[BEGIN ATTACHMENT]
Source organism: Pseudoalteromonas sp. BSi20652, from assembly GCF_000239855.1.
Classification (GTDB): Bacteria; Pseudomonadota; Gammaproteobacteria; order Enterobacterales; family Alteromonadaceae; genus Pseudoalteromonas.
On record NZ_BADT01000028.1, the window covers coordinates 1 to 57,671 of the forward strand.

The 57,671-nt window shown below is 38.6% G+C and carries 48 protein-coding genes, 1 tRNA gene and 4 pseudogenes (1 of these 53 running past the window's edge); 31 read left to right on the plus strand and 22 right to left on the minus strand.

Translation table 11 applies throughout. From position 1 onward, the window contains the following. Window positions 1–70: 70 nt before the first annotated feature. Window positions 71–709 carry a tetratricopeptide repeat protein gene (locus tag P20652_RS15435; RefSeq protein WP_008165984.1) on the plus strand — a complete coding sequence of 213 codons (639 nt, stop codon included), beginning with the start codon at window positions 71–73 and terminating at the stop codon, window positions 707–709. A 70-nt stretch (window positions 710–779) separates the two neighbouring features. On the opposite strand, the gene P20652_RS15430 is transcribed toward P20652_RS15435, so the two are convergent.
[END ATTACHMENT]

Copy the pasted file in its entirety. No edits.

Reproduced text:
Source organism: Pseudoalteromonas sp. BSi20652, from assembly GCF_000239855.1.
Classification (GTDB): Bacteria; Pseudomonadota; Gammaproteobacteria; order Enterobacterales; family Alteromonadaceae; genus Pseudoalteromonas.
On record NZ_BADT01000028.1, the window covers coordinates 1 to 57,671 of the forward strand.

The 57,671-nt window shown below is 38.6% G+C and carries 48 protein-coding genes, 1 tRNA gene and 4 pseudogenes (1 of these 53 running past the window's edge); 31 read left to right on the plus strand and 22 right to left on the minus strand.

Translation table 11 applies throughout. From position 1 onward, the window contains the following. Window positions 1–70: 70 nt before the first annotated feature. Window positions 71–709 carry a tetratricopeptide repeat protein gene (locus tag P20652_RS15435; RefSeq protein WP_008165984.1) on the plus strand — a complete coding sequence of 213 codons (639 nt, stop codon included), beginning with the start codon at window positions 71–73 and terminating at the stop codon, window positions 707–709. A 70-nt stretch (window positions 710–779) separates the two neighbouring features. On the opposite strand, the gene P20652_RS15430 is transcribed toward P20652_RS15435, so the two are convergent.